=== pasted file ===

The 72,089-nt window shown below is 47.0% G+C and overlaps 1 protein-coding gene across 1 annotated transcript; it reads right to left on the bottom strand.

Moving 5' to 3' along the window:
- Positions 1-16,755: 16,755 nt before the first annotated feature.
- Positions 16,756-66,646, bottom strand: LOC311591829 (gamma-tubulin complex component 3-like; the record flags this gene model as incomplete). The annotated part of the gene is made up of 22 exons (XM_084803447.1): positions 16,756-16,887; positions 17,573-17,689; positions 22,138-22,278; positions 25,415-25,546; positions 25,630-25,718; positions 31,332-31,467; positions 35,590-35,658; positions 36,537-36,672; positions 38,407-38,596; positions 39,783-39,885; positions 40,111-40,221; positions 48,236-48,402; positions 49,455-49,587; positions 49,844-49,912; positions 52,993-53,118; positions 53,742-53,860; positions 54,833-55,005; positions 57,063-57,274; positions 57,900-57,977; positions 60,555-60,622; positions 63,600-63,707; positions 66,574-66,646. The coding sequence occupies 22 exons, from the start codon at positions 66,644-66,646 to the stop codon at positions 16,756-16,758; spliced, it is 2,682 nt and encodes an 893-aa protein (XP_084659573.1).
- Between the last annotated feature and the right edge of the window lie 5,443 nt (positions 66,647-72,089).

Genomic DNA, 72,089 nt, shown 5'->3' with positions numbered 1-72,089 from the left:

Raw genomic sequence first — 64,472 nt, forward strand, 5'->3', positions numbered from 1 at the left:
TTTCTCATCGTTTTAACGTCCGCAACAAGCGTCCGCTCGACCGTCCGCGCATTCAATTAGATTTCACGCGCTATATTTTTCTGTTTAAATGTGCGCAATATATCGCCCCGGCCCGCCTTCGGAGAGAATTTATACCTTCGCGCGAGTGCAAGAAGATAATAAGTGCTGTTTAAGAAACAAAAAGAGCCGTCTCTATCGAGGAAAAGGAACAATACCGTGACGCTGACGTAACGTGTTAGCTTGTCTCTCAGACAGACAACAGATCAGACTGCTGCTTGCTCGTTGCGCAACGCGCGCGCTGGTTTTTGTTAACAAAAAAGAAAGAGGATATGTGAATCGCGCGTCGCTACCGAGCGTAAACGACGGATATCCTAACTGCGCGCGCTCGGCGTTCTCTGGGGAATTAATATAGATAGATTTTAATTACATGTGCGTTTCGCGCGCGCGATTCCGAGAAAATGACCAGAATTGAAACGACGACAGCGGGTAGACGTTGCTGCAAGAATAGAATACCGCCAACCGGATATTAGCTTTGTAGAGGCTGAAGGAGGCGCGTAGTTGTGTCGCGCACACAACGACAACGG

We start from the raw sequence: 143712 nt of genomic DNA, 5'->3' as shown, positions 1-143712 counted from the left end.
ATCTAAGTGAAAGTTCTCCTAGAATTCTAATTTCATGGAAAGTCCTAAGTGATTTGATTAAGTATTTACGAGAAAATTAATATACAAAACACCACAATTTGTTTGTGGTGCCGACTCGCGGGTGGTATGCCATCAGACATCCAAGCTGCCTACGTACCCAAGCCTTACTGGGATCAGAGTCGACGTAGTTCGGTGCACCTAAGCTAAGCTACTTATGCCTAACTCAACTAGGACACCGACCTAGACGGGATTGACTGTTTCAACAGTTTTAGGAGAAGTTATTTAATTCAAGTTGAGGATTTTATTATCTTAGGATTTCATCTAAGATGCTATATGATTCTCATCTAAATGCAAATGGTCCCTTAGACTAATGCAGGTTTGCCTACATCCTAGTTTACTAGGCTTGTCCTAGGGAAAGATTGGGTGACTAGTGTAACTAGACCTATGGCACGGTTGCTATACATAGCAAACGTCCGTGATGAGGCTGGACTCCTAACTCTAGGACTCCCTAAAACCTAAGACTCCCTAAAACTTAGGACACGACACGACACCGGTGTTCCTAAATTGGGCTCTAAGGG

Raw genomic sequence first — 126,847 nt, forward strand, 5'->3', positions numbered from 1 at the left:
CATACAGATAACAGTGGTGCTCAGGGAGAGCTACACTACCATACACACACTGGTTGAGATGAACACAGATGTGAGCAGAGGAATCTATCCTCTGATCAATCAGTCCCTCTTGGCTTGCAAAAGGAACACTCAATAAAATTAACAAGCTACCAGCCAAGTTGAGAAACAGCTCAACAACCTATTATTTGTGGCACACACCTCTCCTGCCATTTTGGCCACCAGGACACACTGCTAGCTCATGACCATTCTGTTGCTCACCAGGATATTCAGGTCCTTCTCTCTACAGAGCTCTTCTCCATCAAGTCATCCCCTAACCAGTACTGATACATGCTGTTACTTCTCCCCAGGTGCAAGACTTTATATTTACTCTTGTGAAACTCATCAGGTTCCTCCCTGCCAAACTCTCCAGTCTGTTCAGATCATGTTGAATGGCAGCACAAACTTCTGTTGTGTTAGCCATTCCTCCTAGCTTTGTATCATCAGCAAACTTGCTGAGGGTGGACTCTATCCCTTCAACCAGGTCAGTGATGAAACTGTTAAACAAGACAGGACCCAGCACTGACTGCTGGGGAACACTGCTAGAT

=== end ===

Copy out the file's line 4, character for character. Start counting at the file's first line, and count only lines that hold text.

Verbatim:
- Positions 16,756-66,646, bottom strand: LOC311591829 (gamma-tubulin complex component 3-like; the record flags this gene model as incomplete). The annotated part of the gene is made up of 22 exons (XM_084803447.1): positions 16,756-16,887; positions 17,573-17,689; positions 22,138-22,278; positions 25,415-25,546; positions 25,630-25,718; positions 31,332-31,467; positions 35,590-35,658; positions 36,537-36,672; positions 38,407-38,596; positions 39,783-39,885; positions 40,111-40,221; positions 48,236-48,402; positions 49,455-49,587; positions 49,844-49,912; positions 52,993-53,118; positions 53,742-53,860; positions 54,833-55,005; positions 57,063-57,274; positions 57,900-57,977; positions 60,555-60,622; positions 63,600-63,707; positions 66,574-66,646. The coding sequence occupies 22 exons, from the start codon at positions 66,644-66,646 to the stop codon at positions 16,756-16,758; spliced, it is 2,682 nt and encodes an 893-aa protein (XP_084659573.1).